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Saturday, June 02, 2018

Making Substitutions.

So...when I don't feel great, mentally, I tend to do stuff that I don't enjoy, on the principle that a.  things can't get much worse, and b. I'll feel a lot better when I've completed whatever it is.  Of course, completing things takes me a lot longer than it would a healthy person, so the gratification element is usually delayed, but I did get a couple of those boxes unpacked.  And found my millinery stiffener, which is great, and some more softcut, which is not so great, given that I'm finding cutting blocks difficult.

That said, I've been doing a little here, a little there, when I feel energetic enough, and this one is ready for a trial print.

I've been lino printing for a long time, but I still find it difficult to gauge whether I've carved away enough of the surplus 'stuff'' for it not to print when it's inked up.  With softcut in particular, it's really easy to carve right through the block, which, of course, you really don't want to do (it affects the integrity of the block).  Yes, I did it on this one...just a very small cut through to the base, but I'm annoyed with myself all the same.  The only way to tell if you have got rid of enough of the 'stuff', of course, is a test print, because it shows you where the ink is going.  If it hits an area you don't want to print, you need to carve that away.  When I eventually get the other two boxes unpacked, and the studio cleared, I'll get that done.  Though I might wait until the other blocks are cut, first.  Here they are :

As you can see, the one on the left has been started.  It's really fiddly, and I thought, wish I'd made a stencil, instead of a lino block, would have been a damn sight easier to cut, and given pretty much the same effect...  Click.  So, if I do want to make a lino cut in future, perhaps the sensible substitute would be a stencil, either hand printed, or screen printed.  I got rid of the Very Large screens I had, but kept one small one, so that would work. 

It does beg the question, though, as to why I'm doing this at all.  Lino cuts are made so that you can produce an edition of several prints, rather than a one off print.  Let's face it, with all that work just to carve the block, you really would want more of a return that one piece.  And I don't do editions.  I get bored....and I'm no longer selling work, so what would be the point?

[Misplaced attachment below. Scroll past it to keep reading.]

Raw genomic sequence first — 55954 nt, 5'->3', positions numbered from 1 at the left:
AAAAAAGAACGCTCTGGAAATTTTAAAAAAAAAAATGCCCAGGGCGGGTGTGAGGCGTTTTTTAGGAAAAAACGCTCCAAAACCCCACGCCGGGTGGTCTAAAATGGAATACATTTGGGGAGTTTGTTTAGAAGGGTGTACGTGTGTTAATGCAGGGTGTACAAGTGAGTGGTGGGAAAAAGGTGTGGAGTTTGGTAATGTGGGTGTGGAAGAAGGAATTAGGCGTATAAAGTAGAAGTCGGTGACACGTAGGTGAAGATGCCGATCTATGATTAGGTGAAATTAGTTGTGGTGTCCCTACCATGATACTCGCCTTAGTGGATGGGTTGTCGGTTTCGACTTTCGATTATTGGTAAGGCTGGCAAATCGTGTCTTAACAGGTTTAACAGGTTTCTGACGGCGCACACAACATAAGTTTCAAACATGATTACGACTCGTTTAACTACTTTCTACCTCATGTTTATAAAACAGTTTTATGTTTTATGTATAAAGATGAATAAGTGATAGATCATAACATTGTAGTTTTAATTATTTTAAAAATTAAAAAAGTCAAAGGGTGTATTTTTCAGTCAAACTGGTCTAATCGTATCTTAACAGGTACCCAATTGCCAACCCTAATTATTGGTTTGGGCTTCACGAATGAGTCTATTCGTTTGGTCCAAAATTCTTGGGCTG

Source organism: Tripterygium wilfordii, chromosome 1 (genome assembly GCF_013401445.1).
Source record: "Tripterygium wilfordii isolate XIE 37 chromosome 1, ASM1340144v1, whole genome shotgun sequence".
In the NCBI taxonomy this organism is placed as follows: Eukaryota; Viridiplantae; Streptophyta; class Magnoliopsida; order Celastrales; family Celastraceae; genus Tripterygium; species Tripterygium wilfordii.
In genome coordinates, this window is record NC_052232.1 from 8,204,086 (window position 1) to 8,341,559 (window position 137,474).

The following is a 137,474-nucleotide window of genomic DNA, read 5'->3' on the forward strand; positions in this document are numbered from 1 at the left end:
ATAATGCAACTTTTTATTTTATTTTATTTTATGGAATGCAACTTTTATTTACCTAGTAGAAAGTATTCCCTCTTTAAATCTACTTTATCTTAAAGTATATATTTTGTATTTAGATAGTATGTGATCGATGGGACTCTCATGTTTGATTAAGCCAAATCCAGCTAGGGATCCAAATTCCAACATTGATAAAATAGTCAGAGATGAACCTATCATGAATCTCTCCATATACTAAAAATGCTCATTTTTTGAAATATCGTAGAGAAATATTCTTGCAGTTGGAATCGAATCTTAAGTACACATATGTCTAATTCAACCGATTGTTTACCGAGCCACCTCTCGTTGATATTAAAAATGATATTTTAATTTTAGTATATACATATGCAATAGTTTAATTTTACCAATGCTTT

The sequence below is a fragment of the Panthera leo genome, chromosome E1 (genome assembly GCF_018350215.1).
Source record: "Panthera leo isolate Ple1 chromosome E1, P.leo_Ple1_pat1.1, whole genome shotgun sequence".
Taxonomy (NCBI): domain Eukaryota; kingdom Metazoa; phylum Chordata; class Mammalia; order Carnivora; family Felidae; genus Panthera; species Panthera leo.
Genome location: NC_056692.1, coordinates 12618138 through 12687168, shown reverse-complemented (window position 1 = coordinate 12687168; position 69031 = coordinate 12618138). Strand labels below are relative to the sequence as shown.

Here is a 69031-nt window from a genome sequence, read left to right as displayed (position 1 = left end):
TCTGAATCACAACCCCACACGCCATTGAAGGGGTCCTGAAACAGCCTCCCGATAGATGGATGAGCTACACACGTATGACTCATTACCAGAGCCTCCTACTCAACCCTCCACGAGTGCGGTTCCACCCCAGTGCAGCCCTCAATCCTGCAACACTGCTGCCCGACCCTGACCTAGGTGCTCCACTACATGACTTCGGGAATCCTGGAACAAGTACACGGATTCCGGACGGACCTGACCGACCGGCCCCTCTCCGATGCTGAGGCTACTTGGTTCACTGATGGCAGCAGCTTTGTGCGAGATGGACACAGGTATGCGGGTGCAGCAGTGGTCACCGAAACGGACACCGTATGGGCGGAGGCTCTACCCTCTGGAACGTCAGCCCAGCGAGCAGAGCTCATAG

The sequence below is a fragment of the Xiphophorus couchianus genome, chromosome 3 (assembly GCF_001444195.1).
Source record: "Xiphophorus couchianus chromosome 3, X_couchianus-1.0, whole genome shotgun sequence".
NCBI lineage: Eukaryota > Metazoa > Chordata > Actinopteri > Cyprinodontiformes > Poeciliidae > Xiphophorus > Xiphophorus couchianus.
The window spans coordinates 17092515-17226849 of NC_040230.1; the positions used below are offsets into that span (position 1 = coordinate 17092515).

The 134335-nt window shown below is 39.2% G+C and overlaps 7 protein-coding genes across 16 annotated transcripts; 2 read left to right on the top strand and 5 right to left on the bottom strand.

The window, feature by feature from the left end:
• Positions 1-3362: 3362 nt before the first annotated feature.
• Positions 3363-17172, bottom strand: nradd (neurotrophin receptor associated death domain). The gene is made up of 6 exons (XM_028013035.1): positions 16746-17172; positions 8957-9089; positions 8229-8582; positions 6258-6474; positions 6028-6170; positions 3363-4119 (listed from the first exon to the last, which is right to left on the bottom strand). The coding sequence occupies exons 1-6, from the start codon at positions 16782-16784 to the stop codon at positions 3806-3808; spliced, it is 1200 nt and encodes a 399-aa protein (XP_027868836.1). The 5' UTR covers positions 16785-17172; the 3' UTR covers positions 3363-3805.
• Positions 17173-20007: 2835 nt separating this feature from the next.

Well, that train of thought stopped me in my tracks :why am I doing this exactly?  Well...for two reasons, possibly three.  The first is that I like the effect of a lino block; it's different to a hand painted motif, usually more definite.  Secondly, whilst I will only probably print these up *as a block* once, or maybe twice, I think that this shield/spear imagery will feature in more work, so though I may not print the block in its entirety, I will print elements of it.  Thirdly, and most spuriously...I can.  And I've got the stuff.  That isn't a good reason, of course; just because you can do something, doesn't mean you should.  Which is why I'll probably sell the rest of my softcut to someone who will use it.  It did strike me that I could use it as the base for mono printing (I'm still refusing to buy a Gelli Plate, don't see the point, strikes me as an expensive fad).  So I may try that; not sure if it'll work or not, but it's worth a try, and I'd rather use what I have than go out and buy More Stuff.


Robbie said...

I still print with my carved blocks I did over 5 or 6 years ago. Seems like it comes in handy when I want to do something different...never thought of using the plain block in place of geli matt! Who knew! Not me..thanks for the suggestion!

artmixter said...

You're very welcome, Robbie. I moved house recently, and threw out a lot of my blocks, some of which I'd had for ten years or more. They're good for frottage, too, fwiw.